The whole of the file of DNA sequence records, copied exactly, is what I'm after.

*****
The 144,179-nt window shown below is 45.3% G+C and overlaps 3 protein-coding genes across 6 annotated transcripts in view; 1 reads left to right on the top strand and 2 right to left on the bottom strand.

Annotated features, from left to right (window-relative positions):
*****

The 144,179-nt window shown below is 45.3% G+C and overlaps 3 protein-coding genes across 6 annotated transcripts in view; 1 reads left to right on the top strand and 2 right to left on the bottom strand.

Annotated features, from left to right (window-relative positions):